Ford CEO: Hybrid Future Requires Better Batteries

Ford CEO Alan Mulally Jessica Renaldi / Reuters-Corbis

By the time he worked his way up from fledgling engineer to CEO of the Boeing Commercial Airplanes unit, Alan Mulally had revolutionized the design of commercial aircraft. As Ford Motor Co.’s CEO, he’s now out to do the same for the automobile. He recently spoke with NEWSWEEK’s Fareed Zakaria about energy efficiency and the cars of tomorrow. Excerpts:

People wonder, “Why is it that we can’t move to a hybrid future now?”

First you need the new technology to make it happen. Then you need a systems solution—the infrastructure. Finally there’s the economics.

What is the technological obstacle?

Batteries. Batteries today do not have enough energy per cell, they weigh too much, they have issues with charging and battery life, they have issues [with] durability, they have issues when it’s hot or cold outside, and they have safety issues. And you need to get the costs down. In the vehicles today, anywhere from $8,000 to $20,000 is the battery.

Most-fuel-efficient-cars-2010-intro2 The most fuel-efficient cars. View the gallery. Mario Vedder / AFP-Getty Images

Are there any prospects for game-changing improvements?

The prospects go up with an increase in investment [in] R&D. As you increase investment, the time to find the breakthroughs decreases.

So why is the market not working to pour investment into this?

Because it’s like a moon shot or any big development—it takes a more concerted, integrated effort. That’s why we recommend to the government that there be a very focused effort on batteries. That leads us to the second part—the systems. Whatever we do, we need the infrastructure in place to be able to utilize those vehicles, charge them up in a timely manner. Not 12 to 16 hours, but four to six hours.

Now the economics.

Leaving out the Ford Fusion, most [all-electric or hybrid] vehicles cost substantially higher than people will pay. That’s why you see governments trying to subsidize manufacturers or the consumer. And there’s not enough money in the world to do this with subsidies. We need to get costs down.

But how do you expect to do this? Through greater volume of sales? Or new technology?

Both. But [the technology] also has to work in consumers’ eyes. If they get stuck one or two times, it’s over. We won’t get the kind of penetration and volume that we all need to make this work.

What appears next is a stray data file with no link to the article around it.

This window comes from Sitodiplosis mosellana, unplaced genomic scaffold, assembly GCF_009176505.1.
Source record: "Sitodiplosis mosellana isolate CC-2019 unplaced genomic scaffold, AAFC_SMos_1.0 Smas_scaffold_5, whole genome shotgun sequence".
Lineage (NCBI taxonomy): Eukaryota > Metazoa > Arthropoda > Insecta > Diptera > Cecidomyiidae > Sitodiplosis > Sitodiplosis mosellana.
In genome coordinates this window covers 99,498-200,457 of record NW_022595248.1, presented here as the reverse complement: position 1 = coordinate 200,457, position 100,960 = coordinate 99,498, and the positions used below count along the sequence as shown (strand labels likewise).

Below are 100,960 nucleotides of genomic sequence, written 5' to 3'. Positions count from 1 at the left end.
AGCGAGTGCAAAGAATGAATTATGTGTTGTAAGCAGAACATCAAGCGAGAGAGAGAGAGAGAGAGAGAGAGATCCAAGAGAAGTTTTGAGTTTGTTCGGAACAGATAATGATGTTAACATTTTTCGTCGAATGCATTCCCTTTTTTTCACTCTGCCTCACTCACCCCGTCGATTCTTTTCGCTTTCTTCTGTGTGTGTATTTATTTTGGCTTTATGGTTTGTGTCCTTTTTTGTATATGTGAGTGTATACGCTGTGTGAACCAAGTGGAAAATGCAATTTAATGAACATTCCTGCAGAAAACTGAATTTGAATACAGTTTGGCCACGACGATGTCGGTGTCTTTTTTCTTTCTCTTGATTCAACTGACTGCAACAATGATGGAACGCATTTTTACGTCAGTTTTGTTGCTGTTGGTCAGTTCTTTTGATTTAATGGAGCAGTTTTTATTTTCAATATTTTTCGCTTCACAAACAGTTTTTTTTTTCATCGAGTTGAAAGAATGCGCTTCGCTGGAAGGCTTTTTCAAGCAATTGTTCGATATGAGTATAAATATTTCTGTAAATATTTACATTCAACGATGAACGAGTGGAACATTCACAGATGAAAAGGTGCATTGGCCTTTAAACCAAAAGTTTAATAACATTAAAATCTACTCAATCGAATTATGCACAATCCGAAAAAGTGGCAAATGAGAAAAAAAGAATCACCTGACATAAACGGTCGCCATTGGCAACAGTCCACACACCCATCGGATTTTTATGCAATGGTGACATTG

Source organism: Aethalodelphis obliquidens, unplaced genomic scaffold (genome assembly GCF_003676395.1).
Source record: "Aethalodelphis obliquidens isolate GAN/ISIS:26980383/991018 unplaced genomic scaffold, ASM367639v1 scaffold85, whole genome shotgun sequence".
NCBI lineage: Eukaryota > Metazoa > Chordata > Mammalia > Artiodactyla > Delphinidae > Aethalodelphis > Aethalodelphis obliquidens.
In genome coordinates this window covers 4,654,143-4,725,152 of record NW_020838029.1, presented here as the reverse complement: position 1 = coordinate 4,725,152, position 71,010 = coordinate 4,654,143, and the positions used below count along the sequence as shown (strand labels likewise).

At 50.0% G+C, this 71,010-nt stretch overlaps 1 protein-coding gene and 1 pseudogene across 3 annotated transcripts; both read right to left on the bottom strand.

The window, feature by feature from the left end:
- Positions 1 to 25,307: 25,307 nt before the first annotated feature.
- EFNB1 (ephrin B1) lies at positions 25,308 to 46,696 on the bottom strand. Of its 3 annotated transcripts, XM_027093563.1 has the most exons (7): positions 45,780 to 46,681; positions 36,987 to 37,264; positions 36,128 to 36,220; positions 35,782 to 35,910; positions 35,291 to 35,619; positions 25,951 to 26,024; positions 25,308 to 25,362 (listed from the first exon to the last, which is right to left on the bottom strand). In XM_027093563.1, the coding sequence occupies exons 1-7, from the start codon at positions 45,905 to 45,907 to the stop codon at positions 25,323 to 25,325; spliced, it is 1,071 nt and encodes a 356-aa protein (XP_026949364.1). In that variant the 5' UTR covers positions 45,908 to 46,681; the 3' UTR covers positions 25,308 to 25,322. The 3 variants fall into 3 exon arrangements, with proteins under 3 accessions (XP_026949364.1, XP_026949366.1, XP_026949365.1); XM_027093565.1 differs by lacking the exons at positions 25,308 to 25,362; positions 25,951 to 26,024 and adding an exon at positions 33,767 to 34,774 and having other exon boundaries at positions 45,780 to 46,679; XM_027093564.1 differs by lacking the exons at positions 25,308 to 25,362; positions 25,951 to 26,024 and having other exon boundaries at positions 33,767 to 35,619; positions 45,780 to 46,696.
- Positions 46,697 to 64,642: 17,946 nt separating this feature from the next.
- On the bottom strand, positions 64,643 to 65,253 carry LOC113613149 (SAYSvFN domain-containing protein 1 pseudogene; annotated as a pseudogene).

If we want to get off the oil addiction, doesn’t it make sense to have some kind of gas tax?

A tax on energy could and will be one part of a comprehensive energy policy. I think another piece is knowing what the real costs are because fossil fuels, biomass, solar, and wind [energy are] all being subsidized in one form or another. Once everybody appreciates the real cost of energy, that’s where taxes come in.

At Boeing you got substantial fuel efficiency by reengineering. Do you think that is possible with the automobile?

Absolutely. Look at the improvements we’ve made since 1975. On automobiles, we’ve improved fuel efficiency by 100 percent, and on trucks by 75 percent. At Ford, with the internal-combustion engine and direct fuel injection, we’re making a 25 percent improvement in miles per gallon and we’re reducing CO2 [emissions] by 15 percent. Add in the new lightweight materials, integrated electronics, aerodynamic advances, and right there is a technology road map that increases fuel efficiency. Then you go to the hybrids and the all-electric.

You operate in Europe very profitably. Do you feel that European regulations—a lot more subsidies for clean energy, higher taxes on gasoline—are the right approach?

Yeah, but it’s tough. The amount of technology we are putting into vehicles is very, very costly for the consumer. Everywhere we operate, the purchase decision for an automobile [involves] five things: quality, fuel efficiency, safety, smart-useful design, and value. In China, Europe, and the United States, the requirements for the customer are exactly the same. We are working with the big cities in China to try to move to an all-electric city.

But wait, an all-electric city would mean no cars. What would Ford be doing then?

All-electric or hybrid cars. The question is how do you move around and live in a city? How do you make seamless use of vehicles, rapid transit, and bicycles? In China, where you are putting in all the infrastructure new, you get a chance to really create a systems solution.

Editors’ note: This story originally stated that Alan Mulally was CEO of Boeing, rather than CEO of the Boeing Commercial Airplanes unit of the company.

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